My favourite time to explore Japan Town is in the evenings when all of the lanterns that are hung up and down the alleyways are lit up, and people pour in and out of the many izakayas. These alleyways that makes up Japan Town are like a maze - equally thrilling at each turn with different street art and spots you can pop in for a sake.  In this neighbourhood, I’m really spoiled for the best Japanese food (at half the price of what it would cost in Japan). You can find all your favourite dishes such as sushi, ramen, tempura, okonomiyaki and so many more (some restaurants even just specialises in one dish). You can also find some unique fusion dishes that combine Japanese and Vietnamese flavours - showing how over time, this neighbourhood’s palate has been inspired by the city it is in, and vice versa.

© Logan Ly

Whenever I crave any Japanese snacks, Saigon’s Japan Town also has many Japanese supermarkets, where I can find a wide variety of Japanese goods imported directly from Japan. From niche seasoning and spices to cosmetics and other household items. For travellers, there are also shops that sell Japanese-style clothing and souvenirs. 

My other favourite activity to do in Japan Town is enjoying some of the Japanese-themed onsens in the neighbourhood. This is where you can truly relax from the constant hustle of Ho Chi Minh City and soak in hot water while sinking into the peaceful atmosphere. These are worth spending a few hours slipping away into leisure bliss itself - since the Japanese-themed onsens have multiple different rooms from saunas to hot water springs to even nap rooms. 

Of course, for those looking for a night out - this corner of District 1 makes for a belligerent time too - you will be spoiled for secretive sake bars, karaoke rooms, and various small drinking joints. Just like in Tokyo, you'll definitely catch a Japanese salaryman (who's an expat in Saigon) tipsying in and out of these joints on any given night.

© Logan Ly

To find "Japan Town" in Saigon's District 1, you can follow these directions: Start by making your way to District 1, which is the central district of Ho Chi Minh City and home to many of the city's key attractions.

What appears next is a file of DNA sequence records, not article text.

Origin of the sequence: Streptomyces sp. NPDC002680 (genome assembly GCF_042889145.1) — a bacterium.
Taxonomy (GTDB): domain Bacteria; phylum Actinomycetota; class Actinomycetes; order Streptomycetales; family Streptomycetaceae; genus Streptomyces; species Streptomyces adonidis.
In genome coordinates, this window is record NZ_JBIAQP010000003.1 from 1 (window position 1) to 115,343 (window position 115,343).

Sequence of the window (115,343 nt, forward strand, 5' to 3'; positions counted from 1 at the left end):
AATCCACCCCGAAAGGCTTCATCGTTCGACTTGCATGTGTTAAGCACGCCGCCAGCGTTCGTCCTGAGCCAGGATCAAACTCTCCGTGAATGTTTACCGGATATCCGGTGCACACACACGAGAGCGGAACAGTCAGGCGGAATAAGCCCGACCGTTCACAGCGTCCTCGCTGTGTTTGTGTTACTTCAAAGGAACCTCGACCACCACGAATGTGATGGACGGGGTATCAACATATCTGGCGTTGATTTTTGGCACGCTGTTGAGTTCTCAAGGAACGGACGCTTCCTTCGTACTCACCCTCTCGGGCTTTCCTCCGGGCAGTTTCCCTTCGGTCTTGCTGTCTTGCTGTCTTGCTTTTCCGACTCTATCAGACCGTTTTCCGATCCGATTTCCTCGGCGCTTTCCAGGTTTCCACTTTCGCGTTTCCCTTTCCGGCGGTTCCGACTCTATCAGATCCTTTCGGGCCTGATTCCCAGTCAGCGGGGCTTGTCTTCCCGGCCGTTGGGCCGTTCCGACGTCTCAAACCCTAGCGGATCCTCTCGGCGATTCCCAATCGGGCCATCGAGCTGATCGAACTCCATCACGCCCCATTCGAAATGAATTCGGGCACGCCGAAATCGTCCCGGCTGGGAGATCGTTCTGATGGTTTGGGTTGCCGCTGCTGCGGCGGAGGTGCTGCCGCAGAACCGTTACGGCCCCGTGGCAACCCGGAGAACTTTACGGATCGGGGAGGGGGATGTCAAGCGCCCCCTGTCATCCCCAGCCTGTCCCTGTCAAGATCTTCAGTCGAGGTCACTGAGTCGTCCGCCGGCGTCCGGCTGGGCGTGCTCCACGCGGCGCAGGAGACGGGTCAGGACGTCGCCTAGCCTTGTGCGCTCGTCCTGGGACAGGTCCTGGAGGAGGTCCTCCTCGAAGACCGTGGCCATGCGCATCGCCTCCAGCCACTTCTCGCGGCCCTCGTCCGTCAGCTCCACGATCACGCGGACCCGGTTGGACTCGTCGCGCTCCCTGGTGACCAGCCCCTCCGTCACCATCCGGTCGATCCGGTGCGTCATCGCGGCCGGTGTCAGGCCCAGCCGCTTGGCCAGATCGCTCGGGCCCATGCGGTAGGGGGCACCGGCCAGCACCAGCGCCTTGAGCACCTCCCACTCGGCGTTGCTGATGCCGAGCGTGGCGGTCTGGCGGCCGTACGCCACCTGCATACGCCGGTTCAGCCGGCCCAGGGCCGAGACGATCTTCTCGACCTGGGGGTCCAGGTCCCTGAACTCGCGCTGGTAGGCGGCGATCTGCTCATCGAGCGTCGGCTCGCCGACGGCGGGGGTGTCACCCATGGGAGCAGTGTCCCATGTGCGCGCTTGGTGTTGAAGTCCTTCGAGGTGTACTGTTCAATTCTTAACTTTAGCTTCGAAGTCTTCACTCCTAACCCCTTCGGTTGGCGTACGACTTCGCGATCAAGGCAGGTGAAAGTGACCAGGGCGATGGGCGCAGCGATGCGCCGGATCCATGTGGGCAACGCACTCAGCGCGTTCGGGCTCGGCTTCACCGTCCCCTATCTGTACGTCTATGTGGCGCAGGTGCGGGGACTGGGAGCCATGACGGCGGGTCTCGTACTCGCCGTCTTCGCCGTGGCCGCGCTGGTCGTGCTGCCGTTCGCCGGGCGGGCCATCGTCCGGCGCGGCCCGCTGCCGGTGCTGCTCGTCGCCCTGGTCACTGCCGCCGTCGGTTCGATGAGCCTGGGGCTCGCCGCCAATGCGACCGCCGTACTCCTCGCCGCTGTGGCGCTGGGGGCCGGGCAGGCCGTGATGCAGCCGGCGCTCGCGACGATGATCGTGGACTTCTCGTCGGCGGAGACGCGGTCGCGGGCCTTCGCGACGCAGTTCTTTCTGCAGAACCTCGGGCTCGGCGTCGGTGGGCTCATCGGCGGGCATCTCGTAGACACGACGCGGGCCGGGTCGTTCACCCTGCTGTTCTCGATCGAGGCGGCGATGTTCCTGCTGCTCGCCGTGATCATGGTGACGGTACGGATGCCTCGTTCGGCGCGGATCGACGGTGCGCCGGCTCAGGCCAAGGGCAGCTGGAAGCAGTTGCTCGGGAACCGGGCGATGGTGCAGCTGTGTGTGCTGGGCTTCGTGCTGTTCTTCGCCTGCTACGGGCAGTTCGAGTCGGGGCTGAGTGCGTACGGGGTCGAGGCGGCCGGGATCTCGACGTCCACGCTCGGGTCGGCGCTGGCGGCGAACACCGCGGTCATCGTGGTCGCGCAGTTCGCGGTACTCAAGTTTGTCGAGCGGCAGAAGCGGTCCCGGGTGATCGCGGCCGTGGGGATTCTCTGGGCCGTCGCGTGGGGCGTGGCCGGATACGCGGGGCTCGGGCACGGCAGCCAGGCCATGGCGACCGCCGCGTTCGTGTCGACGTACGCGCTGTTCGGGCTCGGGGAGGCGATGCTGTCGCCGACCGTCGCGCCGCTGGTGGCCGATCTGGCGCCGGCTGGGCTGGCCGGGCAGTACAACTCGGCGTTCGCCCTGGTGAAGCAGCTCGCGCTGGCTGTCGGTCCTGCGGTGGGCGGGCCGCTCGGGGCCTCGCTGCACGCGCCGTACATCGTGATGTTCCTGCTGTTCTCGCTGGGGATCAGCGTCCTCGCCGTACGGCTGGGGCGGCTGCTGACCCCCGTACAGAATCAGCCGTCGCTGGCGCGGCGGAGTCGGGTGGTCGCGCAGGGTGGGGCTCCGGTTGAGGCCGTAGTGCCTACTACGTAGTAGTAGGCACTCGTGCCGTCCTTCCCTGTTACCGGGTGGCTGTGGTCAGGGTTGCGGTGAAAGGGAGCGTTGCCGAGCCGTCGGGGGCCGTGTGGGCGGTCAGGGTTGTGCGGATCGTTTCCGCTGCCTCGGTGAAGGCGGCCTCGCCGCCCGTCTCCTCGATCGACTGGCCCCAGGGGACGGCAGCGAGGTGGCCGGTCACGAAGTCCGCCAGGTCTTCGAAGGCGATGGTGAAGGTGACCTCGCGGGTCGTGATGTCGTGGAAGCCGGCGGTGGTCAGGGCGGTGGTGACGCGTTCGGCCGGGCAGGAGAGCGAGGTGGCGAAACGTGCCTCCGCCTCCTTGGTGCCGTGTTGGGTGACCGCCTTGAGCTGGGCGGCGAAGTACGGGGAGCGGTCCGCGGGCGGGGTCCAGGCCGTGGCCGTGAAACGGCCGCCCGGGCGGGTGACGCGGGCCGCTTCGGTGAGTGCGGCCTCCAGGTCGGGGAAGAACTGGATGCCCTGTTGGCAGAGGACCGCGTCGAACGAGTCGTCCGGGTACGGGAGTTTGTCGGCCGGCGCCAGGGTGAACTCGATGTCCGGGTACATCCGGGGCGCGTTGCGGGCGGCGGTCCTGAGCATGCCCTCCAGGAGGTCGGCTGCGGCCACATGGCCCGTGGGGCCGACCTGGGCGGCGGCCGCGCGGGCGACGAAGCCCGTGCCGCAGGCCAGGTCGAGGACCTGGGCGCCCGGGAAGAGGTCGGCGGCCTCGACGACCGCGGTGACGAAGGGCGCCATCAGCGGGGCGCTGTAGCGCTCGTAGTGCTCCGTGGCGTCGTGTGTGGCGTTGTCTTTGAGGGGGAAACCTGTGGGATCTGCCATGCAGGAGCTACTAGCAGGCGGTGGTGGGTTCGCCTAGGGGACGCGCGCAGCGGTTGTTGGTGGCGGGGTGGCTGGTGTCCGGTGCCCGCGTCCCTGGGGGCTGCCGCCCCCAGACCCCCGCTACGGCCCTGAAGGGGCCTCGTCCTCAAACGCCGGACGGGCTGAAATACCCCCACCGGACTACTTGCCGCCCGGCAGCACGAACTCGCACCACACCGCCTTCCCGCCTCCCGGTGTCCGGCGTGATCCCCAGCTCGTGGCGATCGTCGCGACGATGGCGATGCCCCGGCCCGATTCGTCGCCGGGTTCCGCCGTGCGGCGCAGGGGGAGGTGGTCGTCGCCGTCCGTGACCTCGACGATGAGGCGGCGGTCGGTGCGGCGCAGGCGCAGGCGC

Once you are in District 1, look for Pham Ngu Lao Street or De Tham Street, which are the main streets in the neighbourhood. You will find many Japanese restaurants, supermarkets and shops on these streets, as well as many other businesses that cater to the Japanese expat community. But officially, the red pillars opening into the alley at “8A Thái Văn Lung, Bến Nghé, Quận 1” serves as somewhat of an official entrance into the hidden neighbourhood of Saigon’s Japan Town. 

© Logan Ly

Overall, Saigon’s Japan Town in Ho Chi Minh City is a great place to discover for locals, expats and travellers if you're interested in experiencing a unique blend of Japanese and Vietnamese cultures. Whether you're looking for mouthwatering food (seriously, the ramen here are next level), interesting shops, or a place to kick start the evening, Japan Town is a true hidden gem in Saigon. 

If you are visiting Ho Chi Minh City, then staying in Saigon's District 1 is already a good start to your adventures here! But to top it off, if you want to be in walking distance to the landmarks and Japan Town, staying nearby this neighbourhood or even in it makes for a great base. Whenever I have family or friends visiting me, they usually stay at the Lancaster Saigon - which is a fully-serviced apartment (think Airbnb… but with all of the hotel luxuries). A quirky hotel alternative is the “Prostyle Hotel Ho Chi Minh プロスタイルホテルホーチミン” which has a fantastic rooftop pool to take in the views from. And if you want to stay smack dab in the middle of Japan Town, WE HOME Thai Van Lung makes for a great abode as it’s super affordable for any budget.

© flickr/ Marco Verch